Day 17 Highlights: Love rules the day

by Wilfred Avila
Originally posted at Noisy Minority Facebook page

As I went into the senate front door, I found a series of trucks delivering “Lechon” to various senatorial offices accompanied by various caterers. It couldn’t have been an early Valentine’s party for all of them. This was for lunch and I see this almost daily, minus the lechon of course. No, I wasn’t invited to any and I am not crying either.

As early as yesterday, Prosecution Spokesman Miro Quimbo announced he wasn’t going to be in the Impeachment Hearing today. He made true his words! He was never there!

From the grapevine in the Senate corridors, the entire Prosecution Team and their Spokesmen left the Senate yesterday through the Senate fire Exit at the rear of the building to avoid the pressmen looking for them after the “Fake” story came out in the hearings. The “Little Lady” was still the big subject! It just didn’t want to die down!

I really have no idea why Lead Prosecutor Niel Tupaz arrived late. Was it just coincidental that he quietly siddled up the prosecutor table as soon as Senator-Judge Miriam Santiago left the hall?

As she had warned earlier in the hearings, Senator-Judge Miriam Defensor-Santiago left the court ushered out by the television cameras. She certainly has become an important part of the hearings.

Being viralled in the net is that Senator-Judge Franklin Drilon is related to Annabel Buenaflor Tiongson , the Branch Manager of PSBank at the Katipunan Branch. Annabel has disowned the fact that she is related to any Senator-Judge when asked by Senator Jinggoy Estrada. Just a question, why, then, did Jinggoy ask this? (Editor’s Note: @Teddylocsin heard that Franklin Drilon denied this )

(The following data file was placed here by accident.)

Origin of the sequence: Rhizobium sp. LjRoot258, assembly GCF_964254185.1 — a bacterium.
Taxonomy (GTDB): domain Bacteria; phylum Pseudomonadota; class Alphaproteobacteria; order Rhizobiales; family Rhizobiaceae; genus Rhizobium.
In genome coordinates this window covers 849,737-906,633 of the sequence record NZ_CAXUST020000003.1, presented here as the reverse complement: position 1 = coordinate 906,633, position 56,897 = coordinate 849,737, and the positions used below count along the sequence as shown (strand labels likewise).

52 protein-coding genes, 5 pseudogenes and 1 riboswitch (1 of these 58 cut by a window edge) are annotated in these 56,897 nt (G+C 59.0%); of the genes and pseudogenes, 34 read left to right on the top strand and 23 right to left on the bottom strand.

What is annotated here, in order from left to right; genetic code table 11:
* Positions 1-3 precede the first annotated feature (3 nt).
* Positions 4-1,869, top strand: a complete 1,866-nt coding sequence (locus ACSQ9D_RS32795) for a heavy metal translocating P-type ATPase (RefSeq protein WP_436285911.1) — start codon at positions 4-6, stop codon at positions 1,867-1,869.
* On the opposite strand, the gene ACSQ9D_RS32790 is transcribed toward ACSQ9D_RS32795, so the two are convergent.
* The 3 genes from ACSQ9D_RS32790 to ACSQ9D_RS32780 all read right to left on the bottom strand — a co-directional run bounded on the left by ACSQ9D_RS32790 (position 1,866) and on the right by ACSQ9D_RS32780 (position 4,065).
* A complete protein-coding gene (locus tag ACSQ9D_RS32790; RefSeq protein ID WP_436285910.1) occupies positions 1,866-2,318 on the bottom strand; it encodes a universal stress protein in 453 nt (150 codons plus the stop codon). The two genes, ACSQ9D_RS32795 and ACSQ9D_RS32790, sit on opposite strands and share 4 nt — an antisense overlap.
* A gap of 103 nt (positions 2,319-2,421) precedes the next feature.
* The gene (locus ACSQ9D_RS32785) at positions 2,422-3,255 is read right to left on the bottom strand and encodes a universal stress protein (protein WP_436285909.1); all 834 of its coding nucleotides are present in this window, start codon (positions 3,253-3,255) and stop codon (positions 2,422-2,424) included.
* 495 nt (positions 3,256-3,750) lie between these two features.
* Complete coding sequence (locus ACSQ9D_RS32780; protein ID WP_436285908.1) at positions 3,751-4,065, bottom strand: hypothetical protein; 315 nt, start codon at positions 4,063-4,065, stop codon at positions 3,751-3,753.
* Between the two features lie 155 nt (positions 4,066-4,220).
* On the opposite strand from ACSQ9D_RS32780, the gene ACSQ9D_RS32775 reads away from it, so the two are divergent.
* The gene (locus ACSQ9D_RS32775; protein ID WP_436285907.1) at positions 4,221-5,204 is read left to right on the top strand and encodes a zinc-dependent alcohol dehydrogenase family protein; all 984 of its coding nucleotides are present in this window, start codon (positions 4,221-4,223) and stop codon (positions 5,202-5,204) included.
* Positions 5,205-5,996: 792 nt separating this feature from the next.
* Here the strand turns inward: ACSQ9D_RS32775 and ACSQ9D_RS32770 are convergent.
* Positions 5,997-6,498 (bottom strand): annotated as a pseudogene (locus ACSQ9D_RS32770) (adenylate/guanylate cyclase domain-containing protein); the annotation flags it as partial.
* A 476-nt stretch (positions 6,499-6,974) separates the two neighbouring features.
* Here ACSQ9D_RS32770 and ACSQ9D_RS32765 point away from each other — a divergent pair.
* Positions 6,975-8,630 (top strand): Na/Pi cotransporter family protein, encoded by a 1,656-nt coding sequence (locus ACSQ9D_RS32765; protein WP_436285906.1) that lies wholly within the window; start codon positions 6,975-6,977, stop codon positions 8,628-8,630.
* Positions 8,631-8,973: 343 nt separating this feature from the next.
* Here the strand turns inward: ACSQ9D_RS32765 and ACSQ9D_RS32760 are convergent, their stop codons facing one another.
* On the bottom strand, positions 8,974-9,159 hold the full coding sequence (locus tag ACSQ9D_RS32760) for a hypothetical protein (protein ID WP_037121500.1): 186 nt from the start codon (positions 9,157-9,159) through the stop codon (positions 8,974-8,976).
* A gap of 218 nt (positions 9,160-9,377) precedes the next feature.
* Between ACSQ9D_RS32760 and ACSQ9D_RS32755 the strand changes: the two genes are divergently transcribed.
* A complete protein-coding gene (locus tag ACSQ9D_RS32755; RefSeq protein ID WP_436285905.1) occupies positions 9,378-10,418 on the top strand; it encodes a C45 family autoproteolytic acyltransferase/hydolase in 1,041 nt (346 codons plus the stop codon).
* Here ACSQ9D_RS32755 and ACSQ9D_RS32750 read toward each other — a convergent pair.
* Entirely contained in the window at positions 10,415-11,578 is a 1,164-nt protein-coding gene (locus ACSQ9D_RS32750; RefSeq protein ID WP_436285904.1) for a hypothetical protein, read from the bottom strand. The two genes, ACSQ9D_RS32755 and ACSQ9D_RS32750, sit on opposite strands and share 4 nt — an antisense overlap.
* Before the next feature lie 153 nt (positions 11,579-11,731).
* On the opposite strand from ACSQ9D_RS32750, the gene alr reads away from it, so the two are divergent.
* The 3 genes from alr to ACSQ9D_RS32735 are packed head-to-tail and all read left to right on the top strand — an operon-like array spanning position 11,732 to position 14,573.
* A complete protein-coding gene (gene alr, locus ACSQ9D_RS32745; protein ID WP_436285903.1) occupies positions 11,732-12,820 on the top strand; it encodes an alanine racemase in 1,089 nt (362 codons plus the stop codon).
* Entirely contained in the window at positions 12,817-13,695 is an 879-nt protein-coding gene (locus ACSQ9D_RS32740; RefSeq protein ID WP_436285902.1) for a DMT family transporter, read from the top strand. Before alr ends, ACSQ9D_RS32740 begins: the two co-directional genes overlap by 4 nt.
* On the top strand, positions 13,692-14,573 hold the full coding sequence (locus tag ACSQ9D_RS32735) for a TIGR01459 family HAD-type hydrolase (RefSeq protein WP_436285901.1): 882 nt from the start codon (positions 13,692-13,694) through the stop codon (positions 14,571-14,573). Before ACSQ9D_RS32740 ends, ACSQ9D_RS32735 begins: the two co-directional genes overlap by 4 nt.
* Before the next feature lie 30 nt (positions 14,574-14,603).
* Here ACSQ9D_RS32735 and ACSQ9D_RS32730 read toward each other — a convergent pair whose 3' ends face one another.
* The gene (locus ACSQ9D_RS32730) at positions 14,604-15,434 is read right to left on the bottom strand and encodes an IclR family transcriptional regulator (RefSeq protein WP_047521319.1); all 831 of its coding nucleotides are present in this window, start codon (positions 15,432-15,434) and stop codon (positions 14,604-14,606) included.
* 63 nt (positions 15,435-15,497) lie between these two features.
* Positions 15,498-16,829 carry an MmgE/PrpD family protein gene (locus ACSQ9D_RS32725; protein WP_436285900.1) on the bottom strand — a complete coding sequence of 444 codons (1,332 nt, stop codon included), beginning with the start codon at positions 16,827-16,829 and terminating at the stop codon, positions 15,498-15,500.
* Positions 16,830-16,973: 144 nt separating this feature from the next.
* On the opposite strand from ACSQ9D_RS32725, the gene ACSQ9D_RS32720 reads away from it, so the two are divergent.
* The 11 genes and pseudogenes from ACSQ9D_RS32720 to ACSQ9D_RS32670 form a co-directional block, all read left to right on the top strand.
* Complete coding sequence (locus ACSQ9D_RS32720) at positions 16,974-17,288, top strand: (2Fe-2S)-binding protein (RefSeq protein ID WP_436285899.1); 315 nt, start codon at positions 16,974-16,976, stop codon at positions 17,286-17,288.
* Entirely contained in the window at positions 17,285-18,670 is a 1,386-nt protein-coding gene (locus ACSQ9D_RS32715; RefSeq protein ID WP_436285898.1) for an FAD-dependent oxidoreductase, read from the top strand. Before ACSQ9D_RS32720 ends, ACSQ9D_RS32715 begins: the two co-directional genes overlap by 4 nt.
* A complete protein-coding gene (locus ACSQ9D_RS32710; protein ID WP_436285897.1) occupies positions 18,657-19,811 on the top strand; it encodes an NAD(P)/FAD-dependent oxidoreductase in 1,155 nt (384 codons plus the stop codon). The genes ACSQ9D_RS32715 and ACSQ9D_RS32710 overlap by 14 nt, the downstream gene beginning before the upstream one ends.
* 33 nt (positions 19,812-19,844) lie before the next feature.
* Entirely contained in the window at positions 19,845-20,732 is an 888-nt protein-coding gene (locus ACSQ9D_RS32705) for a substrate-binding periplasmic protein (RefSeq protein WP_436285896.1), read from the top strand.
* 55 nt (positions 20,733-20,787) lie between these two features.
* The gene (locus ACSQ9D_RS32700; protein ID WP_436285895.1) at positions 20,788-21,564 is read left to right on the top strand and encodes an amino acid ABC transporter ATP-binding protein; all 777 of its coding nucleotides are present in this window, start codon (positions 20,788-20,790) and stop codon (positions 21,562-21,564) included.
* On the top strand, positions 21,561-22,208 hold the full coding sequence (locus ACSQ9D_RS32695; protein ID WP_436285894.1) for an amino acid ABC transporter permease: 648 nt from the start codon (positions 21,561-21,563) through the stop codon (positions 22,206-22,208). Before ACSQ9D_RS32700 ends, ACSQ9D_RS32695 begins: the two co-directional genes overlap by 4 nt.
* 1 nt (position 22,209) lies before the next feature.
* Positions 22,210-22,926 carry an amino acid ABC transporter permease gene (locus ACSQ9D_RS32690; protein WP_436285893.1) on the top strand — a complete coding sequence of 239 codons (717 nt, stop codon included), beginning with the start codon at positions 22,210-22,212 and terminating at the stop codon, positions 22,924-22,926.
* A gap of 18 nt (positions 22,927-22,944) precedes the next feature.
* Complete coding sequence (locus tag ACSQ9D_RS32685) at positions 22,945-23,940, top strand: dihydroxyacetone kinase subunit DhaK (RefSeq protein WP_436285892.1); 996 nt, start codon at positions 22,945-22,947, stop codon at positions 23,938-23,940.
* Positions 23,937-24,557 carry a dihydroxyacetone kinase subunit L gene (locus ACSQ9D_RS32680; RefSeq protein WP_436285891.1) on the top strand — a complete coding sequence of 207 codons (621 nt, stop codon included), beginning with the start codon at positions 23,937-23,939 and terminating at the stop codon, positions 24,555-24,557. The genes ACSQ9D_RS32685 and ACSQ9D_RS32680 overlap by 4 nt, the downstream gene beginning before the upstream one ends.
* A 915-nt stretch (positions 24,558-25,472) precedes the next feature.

Now, to the trial proper.

The session was called to order by the presiding-Judge, Juan Ponce Enrile at 2:09 pm. Seventeen senators were present for the hearing. Senator-Judge Miriam defensor Santiago was present and I expected real entertainment for the second day straight. She did not fail me!

Senator-Judge Gregorio Honasan immediately stood up to ask a question on unverified reports addressed to both defense and the prosecution teams regarding unverified reports. He underlines that the trial has been greatly affected by unverified information. He ends by asking whether the individual’s right on search warrants apply here?

Lead prosecutor Niel Tupas was not around to answer the query so Rep. Rodolfo Fariñas rose to take up the cudgels for and in behalf of the prosecution and says that the matter was not about search warrants but subpoenas in light of the evidence. He added that the subpoena request did not state that the bank documents were genuine but that it was their duty to bring it to the attention of the court.

On the other hand, Defense Lead Attorney Serafin Cuevas retorted that the provision of the Bill of Rights on search of documents are applicable to the trial. He clarified that the subpoena was like a general warrant and that it required due process. If this right is violated, the proceedings would then be a nullity, he finished.